And President Obama, silent for days about either the verdict or its violent aftermath, chimed in just as the racial heat started to subside. Unhelpfully, he explained his thoughts in overtly racial terms, including stating that Trayvon “could have been me.” Obama could have risen above the moment, a black president uniquely positioned to call for calm, respect for the law and judicial process, and keeping racial anger in check. Instead, he stirred the racial pot further, emphasizing recycled cliches of black victimization (including his own) with only the most tangential relationship to the Zimmerman trial. (Isn’t it a bit incongruous for a man who has never lost an election to stand at the White House podium and invoke personal racial victimization?)
Is it possible that America has actually regressed in terms of racial division? It’s been 22 years since the riots that followed the acquittal of the officers filmed beating Rodney King. At least there, the video evidence seen by the public appeared compelling; with Zimmerman, the case was laughably weak—the prosecutors had to be pressured into bringing charges.
Should we be surprised by the presence of overt racial division even after America twice elected a black president—a self-proclaimed “uniter,” no less? Not at all. I suspect the answer, in fact, is quite the opposite.
Race is an inherently loaded and divisive topic; when race is a key component of a politician’s winning election identity, it remains part of his governing identity. Racial divisiveness is thus likely to be more present, not less. It took the election of David Dinkins, who was elected Mayor of New York partly on his black-ness, to bring about the pogroms of Crown Heights (complete with rioters shouting “Get the Jews out!” and black marchers in front of “770” chanting “Whose streets? Our streets!” and ”No justice, no peace!”) and the racially-charged boycotts of Korean grocers. Racial tensions and agitation in the black population were also exacerbated with the racially-tinged elections of black mayors Harold Washington in Chicago and Coleman Young in Detroit. It is not surprising to see a similar effect with the race-conscious election of President Obama.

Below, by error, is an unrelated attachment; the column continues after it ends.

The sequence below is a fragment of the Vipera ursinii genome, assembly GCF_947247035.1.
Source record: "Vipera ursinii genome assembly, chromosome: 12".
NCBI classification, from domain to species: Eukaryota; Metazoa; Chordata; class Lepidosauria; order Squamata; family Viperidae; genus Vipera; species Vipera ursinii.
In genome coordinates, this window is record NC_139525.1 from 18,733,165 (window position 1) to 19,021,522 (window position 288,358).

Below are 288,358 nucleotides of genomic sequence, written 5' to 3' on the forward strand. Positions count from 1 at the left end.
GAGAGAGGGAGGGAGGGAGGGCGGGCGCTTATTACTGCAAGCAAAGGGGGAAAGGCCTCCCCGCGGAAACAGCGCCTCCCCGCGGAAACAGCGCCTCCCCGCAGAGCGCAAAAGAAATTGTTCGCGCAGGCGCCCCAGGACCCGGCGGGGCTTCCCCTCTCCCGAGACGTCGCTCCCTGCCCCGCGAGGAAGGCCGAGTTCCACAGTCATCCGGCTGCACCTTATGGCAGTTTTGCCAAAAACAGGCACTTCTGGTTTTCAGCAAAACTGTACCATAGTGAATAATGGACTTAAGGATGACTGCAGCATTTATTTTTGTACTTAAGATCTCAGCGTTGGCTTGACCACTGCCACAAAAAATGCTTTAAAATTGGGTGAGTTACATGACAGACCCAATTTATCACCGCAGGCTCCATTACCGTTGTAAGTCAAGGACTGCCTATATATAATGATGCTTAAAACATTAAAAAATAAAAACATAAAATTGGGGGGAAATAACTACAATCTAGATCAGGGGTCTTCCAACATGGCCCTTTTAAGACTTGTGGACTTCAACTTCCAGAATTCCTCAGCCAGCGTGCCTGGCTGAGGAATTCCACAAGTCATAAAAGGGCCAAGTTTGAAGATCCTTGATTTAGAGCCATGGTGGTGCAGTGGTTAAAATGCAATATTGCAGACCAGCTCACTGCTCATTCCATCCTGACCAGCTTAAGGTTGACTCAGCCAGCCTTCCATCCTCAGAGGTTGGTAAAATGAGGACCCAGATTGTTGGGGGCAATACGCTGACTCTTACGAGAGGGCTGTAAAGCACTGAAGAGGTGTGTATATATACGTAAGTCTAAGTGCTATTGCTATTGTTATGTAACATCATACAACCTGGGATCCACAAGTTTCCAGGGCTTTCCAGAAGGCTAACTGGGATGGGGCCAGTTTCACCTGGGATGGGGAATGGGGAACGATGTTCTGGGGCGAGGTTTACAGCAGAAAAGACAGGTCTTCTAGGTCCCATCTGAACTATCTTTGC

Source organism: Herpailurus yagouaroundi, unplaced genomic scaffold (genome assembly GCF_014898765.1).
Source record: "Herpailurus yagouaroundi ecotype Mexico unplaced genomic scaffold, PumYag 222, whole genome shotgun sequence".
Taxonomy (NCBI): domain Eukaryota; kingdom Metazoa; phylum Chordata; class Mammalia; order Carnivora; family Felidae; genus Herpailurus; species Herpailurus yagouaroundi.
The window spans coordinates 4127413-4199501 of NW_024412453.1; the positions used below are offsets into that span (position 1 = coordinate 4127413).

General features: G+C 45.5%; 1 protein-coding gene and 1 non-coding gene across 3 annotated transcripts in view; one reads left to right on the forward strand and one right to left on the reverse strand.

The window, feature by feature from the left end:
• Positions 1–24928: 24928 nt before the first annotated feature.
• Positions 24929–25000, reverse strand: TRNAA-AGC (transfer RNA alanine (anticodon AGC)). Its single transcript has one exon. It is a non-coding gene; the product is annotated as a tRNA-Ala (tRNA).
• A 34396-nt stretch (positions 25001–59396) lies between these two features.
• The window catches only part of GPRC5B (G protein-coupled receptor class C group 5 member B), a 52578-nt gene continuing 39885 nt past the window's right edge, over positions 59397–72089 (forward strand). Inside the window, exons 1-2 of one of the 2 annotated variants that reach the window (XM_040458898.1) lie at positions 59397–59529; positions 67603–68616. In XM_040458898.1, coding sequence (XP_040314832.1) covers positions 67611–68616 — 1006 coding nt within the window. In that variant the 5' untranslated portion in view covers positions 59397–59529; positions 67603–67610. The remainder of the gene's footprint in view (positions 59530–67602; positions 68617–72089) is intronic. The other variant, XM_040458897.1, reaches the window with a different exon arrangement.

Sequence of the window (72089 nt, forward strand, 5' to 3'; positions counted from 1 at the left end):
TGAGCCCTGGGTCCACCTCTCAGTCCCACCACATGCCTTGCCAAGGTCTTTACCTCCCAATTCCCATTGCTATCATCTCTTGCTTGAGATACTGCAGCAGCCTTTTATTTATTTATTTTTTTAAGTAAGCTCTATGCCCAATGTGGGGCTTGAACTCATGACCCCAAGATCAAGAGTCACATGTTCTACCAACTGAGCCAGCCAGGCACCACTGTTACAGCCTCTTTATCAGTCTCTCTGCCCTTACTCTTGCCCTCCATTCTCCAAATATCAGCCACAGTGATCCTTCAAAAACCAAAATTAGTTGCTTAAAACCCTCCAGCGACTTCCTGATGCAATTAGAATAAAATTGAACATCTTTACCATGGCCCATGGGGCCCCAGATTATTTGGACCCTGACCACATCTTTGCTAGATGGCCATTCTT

The injection of race by outsiders into the judicial process can only serve to corrupt the search for truth and justice. Racial politics are about grouping people together by skin color and sewing friction between them. It is the opposite of what a trial should be, where the focus is on the particular actions of individuals, not the collective grievances of groups.
The facts don’t matter to the Justice for Trayvon crowd. Zimmerman is not so much a man to these people, but a symbol, the emblem of endemic racism. To them, the “Truth” is more important than the truth; broad symbolic “Justice” trumps actual justice. Yet, in their effort to prove how racist a country America still is, they have created their own inversion of the racist injustice of yesteryear—think To Kill a Mockingbird, but with a white defendant doomed by his race—and it is every bit as ugly and unjust when anti-white as when it was anti-black.
America will soon get bored with the Trayvon story and move on. But this is unlikely to be the last time we will see justice corrupted by race-based politics.